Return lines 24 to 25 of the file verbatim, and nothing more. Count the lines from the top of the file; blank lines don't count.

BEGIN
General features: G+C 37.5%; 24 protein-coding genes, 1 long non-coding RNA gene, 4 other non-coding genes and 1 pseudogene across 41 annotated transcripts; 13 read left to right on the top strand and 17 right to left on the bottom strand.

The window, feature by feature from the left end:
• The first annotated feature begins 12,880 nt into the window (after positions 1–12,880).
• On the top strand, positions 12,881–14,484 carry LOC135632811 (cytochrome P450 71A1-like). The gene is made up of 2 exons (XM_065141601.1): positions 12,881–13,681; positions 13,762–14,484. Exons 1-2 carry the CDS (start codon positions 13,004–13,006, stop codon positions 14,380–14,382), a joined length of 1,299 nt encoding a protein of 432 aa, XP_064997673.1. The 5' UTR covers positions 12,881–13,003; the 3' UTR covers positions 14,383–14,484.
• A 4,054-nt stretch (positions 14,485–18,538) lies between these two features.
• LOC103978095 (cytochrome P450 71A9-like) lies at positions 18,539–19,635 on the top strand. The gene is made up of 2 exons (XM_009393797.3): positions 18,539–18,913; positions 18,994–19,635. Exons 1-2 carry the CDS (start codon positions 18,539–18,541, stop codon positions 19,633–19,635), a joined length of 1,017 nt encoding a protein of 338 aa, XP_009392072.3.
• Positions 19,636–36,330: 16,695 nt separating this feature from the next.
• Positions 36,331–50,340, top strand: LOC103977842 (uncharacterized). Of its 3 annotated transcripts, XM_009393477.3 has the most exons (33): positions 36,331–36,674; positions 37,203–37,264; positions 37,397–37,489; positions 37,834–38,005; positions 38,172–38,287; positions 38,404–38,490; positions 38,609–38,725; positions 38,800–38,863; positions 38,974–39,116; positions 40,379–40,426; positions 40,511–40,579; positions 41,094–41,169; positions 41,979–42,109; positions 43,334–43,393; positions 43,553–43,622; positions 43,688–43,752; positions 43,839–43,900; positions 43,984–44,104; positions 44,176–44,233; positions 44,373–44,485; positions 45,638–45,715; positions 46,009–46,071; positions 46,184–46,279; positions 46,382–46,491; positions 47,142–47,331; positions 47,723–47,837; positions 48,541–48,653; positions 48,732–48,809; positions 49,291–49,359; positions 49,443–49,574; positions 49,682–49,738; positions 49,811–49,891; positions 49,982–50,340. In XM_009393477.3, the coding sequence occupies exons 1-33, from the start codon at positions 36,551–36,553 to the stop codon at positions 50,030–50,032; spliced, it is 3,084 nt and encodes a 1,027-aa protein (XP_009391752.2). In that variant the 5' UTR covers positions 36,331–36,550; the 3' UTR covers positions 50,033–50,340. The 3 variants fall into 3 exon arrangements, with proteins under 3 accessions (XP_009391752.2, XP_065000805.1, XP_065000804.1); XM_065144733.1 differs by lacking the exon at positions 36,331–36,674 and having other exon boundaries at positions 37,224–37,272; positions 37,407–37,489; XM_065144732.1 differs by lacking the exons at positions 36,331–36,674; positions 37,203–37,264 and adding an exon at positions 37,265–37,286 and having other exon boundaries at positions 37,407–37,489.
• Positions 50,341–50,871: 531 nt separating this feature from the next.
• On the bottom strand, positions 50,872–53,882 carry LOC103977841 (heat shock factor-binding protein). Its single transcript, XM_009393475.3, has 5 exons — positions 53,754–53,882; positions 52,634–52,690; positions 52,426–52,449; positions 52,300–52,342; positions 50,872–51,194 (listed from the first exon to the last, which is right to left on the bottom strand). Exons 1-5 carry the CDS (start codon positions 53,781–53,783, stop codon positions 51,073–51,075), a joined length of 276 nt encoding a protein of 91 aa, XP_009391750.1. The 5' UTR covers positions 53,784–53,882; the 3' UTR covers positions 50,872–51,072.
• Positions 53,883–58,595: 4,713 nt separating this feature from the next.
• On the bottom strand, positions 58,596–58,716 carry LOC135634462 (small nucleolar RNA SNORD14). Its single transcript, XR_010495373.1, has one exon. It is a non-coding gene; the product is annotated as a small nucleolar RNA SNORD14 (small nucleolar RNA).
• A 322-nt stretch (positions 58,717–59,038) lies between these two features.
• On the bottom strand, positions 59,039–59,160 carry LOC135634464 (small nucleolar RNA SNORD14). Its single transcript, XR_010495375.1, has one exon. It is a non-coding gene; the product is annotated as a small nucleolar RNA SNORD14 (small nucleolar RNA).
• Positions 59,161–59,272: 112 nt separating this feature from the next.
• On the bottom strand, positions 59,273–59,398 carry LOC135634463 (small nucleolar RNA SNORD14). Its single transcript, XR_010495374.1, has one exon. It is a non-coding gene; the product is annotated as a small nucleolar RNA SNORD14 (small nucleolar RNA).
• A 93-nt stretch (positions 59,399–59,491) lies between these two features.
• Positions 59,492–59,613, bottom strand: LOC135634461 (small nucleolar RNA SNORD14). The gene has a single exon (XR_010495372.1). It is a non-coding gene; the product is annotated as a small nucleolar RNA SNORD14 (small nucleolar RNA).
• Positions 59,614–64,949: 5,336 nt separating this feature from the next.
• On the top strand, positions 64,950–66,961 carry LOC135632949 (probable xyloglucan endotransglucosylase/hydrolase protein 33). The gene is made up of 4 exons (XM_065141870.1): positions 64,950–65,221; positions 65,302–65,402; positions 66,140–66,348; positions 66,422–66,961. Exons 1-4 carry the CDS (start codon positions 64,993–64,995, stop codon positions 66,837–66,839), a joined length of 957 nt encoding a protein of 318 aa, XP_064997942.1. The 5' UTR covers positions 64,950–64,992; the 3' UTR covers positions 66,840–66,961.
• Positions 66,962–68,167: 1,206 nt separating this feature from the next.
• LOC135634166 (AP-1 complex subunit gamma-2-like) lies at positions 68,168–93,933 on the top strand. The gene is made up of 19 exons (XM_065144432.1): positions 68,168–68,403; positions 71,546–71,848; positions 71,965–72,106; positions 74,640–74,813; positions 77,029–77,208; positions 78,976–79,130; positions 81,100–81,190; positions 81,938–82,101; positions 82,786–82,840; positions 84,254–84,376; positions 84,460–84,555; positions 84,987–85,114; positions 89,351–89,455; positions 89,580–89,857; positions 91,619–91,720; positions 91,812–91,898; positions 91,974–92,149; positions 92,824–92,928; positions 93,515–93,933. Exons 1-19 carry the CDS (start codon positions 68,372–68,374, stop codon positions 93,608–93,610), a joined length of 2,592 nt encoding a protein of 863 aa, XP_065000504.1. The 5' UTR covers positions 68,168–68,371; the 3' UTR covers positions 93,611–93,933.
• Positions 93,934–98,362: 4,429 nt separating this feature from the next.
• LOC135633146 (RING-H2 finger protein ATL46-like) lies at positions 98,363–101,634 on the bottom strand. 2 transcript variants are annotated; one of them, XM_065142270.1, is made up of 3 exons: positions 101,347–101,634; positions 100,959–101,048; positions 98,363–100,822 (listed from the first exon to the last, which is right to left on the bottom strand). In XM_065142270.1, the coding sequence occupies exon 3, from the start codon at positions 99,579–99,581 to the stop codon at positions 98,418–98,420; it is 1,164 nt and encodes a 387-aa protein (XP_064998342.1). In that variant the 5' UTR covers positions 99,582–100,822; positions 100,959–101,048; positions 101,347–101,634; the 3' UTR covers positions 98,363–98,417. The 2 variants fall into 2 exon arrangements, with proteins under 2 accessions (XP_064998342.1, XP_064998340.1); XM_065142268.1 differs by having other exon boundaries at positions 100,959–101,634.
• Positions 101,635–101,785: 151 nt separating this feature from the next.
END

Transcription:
• LOC135633146 (RING-H2 finger protein ATL46-like) lies at positions 98,363–101,634 on the bottom strand. 2 transcript variants are annotated; one of them, XM_065142270.1, is made up of 3 exons: positions 101,347–101,634; positions 100,959–101,048; positions 98,363–100,822 (listed from the first exon to the last, which is right to left on the bottom strand). In XM_065142270.1, the coding sequence occupies exon 3, from the start codon at positions 99,579–99,581 to the stop codon at positions 98,418–98,420; it is 1,164 nt and encodes a 387-aa protein (XP_064998342.1). In that variant the 5' UTR covers positions 99,582–100,822; positions 100,959–101,048; positions 101,347–101,634; the 3' UTR covers positions 98,363–98,417. The 2 variants fall into 2 exon arrangements, with proteins under 2 accessions (XP_064998342.1, XP_064998340.1); XM_065142268.1 differs by having other exon boundaries at positions 100,959–101,634.
• Positions 101,635–101,785: 151 nt separating this feature from the next.